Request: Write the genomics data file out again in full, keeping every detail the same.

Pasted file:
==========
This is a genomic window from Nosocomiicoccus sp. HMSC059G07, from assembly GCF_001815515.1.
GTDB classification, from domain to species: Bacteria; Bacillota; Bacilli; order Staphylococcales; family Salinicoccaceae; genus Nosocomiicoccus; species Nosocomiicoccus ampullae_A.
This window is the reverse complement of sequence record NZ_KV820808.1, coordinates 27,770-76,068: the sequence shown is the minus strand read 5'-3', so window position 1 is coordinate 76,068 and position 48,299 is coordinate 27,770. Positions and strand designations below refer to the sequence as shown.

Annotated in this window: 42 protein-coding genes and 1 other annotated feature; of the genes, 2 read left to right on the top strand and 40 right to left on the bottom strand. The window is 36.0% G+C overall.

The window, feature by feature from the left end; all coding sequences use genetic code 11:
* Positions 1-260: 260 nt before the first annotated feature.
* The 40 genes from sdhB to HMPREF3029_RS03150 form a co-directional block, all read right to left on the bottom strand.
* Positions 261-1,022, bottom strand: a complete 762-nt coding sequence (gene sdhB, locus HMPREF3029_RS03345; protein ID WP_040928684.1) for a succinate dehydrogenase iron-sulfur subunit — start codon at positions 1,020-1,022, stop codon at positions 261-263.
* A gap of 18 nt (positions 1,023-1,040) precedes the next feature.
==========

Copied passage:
This is a genomic window from Nosocomiicoccus sp. HMSC059G07, from assembly GCF_001815515.1.
GTDB classification, from domain to species: Bacteria; Bacillota; Bacilli; order Staphylococcales; family Salinicoccaceae; genus Nosocomiicoccus; species Nosocomiicoccus ampullae_A.
This window is the reverse complement of sequence record NZ_KV820808.1, coordinates 27,770-76,068: the sequence shown is the minus strand read 5'-3', so window position 1 is coordinate 76,068 and position 48,299 is coordinate 27,770. Positions and strand designations below refer to the sequence as shown.

Annotated in this window: 42 protein-coding genes and 1 other annotated feature; of the genes, 2 read left to right on the top strand and 40 right to left on the bottom strand. The window is 36.0% G+C overall.

The window, feature by feature from the left end; all coding sequences use genetic code 11:
* Positions 1-260: 260 nt before the first annotated feature.
* The 40 genes from sdhB to HMPREF3029_RS03150 form a co-directional block, all read right to left on the bottom strand.
* Positions 261-1,022, bottom strand: a complete 762-nt coding sequence (gene sdhB, locus HMPREF3029_RS03345; protein ID WP_040928684.1) for a succinate dehydrogenase iron-sulfur subunit — start codon at positions 1,020-1,022, stop codon at positions 261-263.
* A gap of 18 nt (positions 1,023-1,040) precedes the next feature.